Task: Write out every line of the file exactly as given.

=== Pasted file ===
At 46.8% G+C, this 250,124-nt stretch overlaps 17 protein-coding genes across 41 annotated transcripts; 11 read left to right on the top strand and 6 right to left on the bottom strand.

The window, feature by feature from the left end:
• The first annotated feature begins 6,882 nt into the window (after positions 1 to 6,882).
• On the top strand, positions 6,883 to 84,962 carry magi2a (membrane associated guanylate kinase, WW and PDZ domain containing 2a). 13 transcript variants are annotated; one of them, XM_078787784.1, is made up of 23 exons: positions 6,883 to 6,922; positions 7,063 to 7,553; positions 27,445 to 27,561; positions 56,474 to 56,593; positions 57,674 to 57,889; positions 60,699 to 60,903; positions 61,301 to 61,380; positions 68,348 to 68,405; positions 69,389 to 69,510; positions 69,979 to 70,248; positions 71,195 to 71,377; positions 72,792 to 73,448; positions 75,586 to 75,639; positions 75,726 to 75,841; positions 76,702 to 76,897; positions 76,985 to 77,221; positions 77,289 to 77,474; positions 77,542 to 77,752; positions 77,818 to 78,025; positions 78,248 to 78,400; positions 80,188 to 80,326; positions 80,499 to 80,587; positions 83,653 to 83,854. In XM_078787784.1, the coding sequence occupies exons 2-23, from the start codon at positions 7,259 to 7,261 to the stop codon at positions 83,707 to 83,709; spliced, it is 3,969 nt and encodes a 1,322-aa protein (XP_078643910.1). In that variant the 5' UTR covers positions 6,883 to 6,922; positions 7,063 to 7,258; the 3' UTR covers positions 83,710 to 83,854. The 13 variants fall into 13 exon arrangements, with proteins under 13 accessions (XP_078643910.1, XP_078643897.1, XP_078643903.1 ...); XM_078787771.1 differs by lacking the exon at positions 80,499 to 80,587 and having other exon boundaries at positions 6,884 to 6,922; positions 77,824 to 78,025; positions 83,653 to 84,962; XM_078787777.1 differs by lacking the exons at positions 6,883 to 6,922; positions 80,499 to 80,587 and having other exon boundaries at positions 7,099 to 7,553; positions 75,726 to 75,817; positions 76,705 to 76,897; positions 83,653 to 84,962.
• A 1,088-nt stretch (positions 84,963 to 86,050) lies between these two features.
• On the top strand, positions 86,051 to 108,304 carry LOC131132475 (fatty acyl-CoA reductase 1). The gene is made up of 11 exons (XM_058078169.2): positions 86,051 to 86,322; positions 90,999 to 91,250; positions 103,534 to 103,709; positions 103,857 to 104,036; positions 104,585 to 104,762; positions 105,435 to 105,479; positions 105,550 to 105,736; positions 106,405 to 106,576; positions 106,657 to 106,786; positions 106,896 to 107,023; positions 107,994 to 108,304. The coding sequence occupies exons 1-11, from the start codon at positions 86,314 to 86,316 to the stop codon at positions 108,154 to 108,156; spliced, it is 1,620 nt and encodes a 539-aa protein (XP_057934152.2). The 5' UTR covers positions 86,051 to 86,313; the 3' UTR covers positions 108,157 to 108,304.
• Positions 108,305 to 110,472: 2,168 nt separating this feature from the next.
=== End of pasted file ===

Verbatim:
At 46.8% G+C, this 250,124-nt stretch overlaps 17 protein-coding genes across 41 annotated transcripts; 11 read left to right on the top strand and 6 right to left on the bottom strand.

The window, feature by feature from the left end:
• The first annotated feature begins 6,882 nt into the window (after positions 1 to 6,882).
• On the top strand, positions 6,883 to 84,962 carry magi2a (membrane associated guanylate kinase, WW and PDZ domain containing 2a). 13 transcript variants are annotated; one of them, XM_078787784.1, is made up of 23 exons: positions 6,883 to 6,922; positions 7,063 to 7,553; positions 27,445 to 27,561; positions 56,474 to 56,593; positions 57,674 to 57,889; positions 60,699 to 60,903; positions 61,301 to 61,380; positions 68,348 to 68,405; positions 69,389 to 69,510; positions 69,979 to 70,248; positions 71,195 to 71,377; positions 72,792 to 73,448; positions 75,586 to 75,639; positions 75,726 to 75,841; positions 76,702 to 76,897; positions 76,985 to 77,221; positions 77,289 to 77,474; positions 77,542 to 77,752; positions 77,818 to 78,025; positions 78,248 to 78,400; positions 80,188 to 80,326; positions 80,499 to 80,587; positions 83,653 to 83,854. In XM_078787784.1, the coding sequence occupies exons 2-23, from the start codon at positions 7,259 to 7,261 to the stop codon at positions 83,707 to 83,709; spliced, it is 3,969 nt and encodes a 1,322-aa protein (XP_078643910.1). In that variant the 5' UTR covers positions 6,883 to 6,922; positions 7,063 to 7,258; the 3' UTR covers positions 83,710 to 83,854. The 13 variants fall into 13 exon arrangements, with proteins under 13 accessions (XP_078643910.1, XP_078643897.1, XP_078643903.1 ...); XM_078787771.1 differs by lacking the exon at positions 80,499 to 80,587 and having other exon boundaries at positions 6,884 to 6,922; positions 77,824 to 78,025; positions 83,653 to 84,962; XM_078787777.1 differs by lacking the exons at positions 6,883 to 6,922; positions 80,499 to 80,587 and having other exon boundaries at positions 7,099 to 7,553; positions 75,726 to 75,817; positions 76,705 to 76,897; positions 83,653 to 84,962.
• A 1,088-nt stretch (positions 84,963 to 86,050) lies between these two features.
• On the top strand, positions 86,051 to 108,304 carry LOC131132475 (fatty acyl-CoA reductase 1). The gene is made up of 11 exons (XM_058078169.2): positions 86,051 to 86,322; positions 90,999 to 91,250; positions 103,534 to 103,709; positions 103,857 to 104,036; positions 104,585 to 104,762; positions 105,435 to 105,479; positions 105,550 to 105,736; positions 106,405 to 106,576; positions 106,657 to 106,786; positions 106,896 to 107,023; positions 107,994 to 108,304. The coding sequence occupies exons 1-11, from the start codon at positions 86,314 to 86,316 to the stop codon at positions 108,154 to 108,156; spliced, it is 1,620 nt and encodes a 539-aa protein (XP_057934152.2). The 5' UTR covers positions 86,051 to 86,313; the 3' UTR covers positions 108,157 to 108,304.
• Positions 108,305 to 110,472: 2,168 nt separating this feature from the next.